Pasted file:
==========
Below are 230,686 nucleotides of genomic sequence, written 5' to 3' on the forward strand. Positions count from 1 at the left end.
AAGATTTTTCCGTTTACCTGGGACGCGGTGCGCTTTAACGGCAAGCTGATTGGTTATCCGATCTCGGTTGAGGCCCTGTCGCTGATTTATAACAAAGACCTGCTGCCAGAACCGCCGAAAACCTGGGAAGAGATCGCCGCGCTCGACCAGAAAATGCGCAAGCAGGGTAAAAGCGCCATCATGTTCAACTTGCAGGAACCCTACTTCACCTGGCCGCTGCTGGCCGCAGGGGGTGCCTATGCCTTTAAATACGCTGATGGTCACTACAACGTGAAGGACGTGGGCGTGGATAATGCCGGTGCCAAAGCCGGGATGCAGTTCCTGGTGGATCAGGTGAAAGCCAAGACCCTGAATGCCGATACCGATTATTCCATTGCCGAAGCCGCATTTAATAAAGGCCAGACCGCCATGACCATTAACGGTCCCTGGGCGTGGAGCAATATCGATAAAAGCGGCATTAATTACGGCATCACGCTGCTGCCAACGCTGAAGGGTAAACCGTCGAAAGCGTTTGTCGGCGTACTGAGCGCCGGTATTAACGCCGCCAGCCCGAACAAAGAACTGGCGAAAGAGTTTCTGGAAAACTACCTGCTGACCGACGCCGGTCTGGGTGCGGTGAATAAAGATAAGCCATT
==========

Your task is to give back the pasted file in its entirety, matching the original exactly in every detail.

Below are 230,686 nucleotides of genomic sequence, written 5' to 3' on the forward strand. Positions count from 1 at the left end.
AAGATTTTTCCGTTTACCTGGGACGCGGTGCGCTTTAACGGCAAGCTGATTGGTTATCCGATCTCGGTTGAGGCCCTGTCGCTGATTTATAACAAAGACCTGCTGCCAGAACCGCCGAAAACCTGGGAAGAGATCGCCGCGCTCGACCAGAAAATGCGCAAGCAGGGTAAAAGCGCCATCATGTTCAACTTGCAGGAACCCTACTTCACCTGGCCGCTGCTGGCCGCAGGGGGTGCCTATGCCTTTAAATACGCTGATGGTCACTACAACGTGAAGGACGTGGGCGTGGATAATGCCGGTGCCAAAGCCGGGATGCAGTTCCTGGTGGATCAGGTGAAAGCCAAGACCCTGAATGCCGATACCGATTATTCCATTGCCGAAGCCGCATTTAATAAAGGCCAGACCGCCATGACCATTAACGGTCCCTGGGCGTGGAGCAATATCGATAAAAGCGGCATTAATTACGGCATCACGCTGCTGCCAACGCTGAAGGGTAAACCGTCGAAAGCGTTTGTCGGCGTACTGAGCGCCGGTATTAACGCCGCCAGCCCGAACAAAGAACTGGCGAAAGAGTTTCTGGAAAACTACCTGCTGACCGACGCCGGTCTGGGTGCGGTGAATAAAGATAAGCCATT